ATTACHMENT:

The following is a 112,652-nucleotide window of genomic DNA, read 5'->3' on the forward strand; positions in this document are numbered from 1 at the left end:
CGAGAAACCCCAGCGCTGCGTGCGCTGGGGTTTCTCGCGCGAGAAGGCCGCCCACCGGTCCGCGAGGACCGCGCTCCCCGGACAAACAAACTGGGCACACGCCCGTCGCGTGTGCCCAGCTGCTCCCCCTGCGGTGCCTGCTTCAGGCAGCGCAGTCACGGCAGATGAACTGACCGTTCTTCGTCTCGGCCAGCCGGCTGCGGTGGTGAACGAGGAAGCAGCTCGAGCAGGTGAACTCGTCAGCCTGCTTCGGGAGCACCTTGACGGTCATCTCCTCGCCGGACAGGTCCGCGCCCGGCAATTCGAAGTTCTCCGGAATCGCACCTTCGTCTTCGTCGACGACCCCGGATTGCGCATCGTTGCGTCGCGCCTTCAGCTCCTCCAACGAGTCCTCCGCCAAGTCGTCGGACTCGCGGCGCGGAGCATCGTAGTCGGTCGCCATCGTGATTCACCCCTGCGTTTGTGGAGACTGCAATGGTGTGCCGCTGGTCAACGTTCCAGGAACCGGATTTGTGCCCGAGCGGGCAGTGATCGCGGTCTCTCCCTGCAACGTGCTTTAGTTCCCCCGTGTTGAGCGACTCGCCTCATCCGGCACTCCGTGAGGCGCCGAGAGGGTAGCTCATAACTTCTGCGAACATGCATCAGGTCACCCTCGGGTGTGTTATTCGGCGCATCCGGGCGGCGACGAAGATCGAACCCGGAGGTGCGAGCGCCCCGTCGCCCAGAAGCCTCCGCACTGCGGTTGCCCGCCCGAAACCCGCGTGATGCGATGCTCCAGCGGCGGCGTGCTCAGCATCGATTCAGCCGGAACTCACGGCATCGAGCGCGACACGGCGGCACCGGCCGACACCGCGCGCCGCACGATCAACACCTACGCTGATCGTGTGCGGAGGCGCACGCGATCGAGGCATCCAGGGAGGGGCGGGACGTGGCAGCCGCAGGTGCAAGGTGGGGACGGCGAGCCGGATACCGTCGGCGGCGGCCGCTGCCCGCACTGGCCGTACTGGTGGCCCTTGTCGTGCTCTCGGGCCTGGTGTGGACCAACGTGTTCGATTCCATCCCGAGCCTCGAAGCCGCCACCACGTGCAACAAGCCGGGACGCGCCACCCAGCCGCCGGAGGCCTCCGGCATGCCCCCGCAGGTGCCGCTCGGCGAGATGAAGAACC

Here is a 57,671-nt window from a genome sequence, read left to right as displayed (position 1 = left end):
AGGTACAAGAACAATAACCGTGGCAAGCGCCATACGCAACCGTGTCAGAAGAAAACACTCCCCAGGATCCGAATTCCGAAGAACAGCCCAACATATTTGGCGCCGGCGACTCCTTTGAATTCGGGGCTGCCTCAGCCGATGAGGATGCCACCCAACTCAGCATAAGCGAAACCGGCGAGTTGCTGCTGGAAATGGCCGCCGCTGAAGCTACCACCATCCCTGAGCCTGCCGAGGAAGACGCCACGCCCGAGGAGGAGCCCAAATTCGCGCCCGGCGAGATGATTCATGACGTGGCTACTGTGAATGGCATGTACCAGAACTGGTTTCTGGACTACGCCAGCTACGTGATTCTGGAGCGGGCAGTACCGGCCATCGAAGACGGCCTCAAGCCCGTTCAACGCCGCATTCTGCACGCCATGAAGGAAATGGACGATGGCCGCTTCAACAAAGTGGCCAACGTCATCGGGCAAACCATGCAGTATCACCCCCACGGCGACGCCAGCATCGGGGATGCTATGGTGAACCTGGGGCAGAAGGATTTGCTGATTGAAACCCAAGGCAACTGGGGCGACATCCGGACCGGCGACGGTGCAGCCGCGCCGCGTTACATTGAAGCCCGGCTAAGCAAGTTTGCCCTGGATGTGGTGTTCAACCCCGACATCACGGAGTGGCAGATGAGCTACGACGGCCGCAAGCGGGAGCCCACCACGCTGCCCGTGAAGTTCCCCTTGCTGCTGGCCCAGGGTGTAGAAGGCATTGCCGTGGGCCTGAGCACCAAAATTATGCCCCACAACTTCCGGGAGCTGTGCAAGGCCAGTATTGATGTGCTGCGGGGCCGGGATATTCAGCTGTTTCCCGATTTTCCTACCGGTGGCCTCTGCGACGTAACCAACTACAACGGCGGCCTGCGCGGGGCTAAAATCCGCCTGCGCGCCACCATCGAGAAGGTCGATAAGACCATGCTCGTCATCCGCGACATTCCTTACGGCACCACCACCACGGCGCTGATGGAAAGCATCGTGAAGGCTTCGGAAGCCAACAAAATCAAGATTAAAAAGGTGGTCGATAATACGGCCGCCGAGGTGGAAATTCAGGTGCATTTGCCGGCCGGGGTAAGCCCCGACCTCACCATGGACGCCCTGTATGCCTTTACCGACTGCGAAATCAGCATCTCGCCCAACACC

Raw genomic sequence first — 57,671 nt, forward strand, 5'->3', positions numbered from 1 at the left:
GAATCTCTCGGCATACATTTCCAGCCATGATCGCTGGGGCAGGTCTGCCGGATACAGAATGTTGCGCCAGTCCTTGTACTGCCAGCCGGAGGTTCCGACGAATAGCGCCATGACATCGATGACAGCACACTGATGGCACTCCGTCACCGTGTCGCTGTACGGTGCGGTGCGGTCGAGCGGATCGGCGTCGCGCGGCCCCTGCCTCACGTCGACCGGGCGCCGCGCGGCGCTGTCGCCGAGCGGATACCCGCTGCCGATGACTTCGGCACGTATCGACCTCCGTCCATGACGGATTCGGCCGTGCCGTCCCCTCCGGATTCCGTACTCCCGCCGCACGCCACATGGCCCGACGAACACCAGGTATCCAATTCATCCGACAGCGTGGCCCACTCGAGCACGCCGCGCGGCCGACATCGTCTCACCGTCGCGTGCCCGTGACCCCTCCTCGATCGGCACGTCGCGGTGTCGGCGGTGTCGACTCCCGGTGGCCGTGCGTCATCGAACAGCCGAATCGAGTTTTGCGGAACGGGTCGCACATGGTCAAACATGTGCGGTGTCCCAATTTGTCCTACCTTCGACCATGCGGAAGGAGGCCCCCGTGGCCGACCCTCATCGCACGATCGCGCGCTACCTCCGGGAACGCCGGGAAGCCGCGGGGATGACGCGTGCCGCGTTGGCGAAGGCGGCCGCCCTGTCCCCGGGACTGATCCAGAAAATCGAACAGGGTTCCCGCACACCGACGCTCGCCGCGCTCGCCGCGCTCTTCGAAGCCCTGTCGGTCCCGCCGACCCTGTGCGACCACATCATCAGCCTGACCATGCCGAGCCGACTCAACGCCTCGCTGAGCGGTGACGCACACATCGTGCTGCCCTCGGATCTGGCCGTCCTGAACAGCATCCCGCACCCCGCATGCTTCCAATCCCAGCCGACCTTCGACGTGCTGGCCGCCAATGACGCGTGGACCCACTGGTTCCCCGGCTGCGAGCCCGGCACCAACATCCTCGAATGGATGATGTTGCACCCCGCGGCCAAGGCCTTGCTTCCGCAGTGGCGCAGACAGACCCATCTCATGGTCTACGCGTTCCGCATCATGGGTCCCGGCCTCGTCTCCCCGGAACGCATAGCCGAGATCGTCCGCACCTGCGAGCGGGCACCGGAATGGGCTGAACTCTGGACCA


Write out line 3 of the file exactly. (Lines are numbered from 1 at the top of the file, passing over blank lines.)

Here is a 57,671-nt window from a genome sequence, read left to right as displayed (position 1 = left end):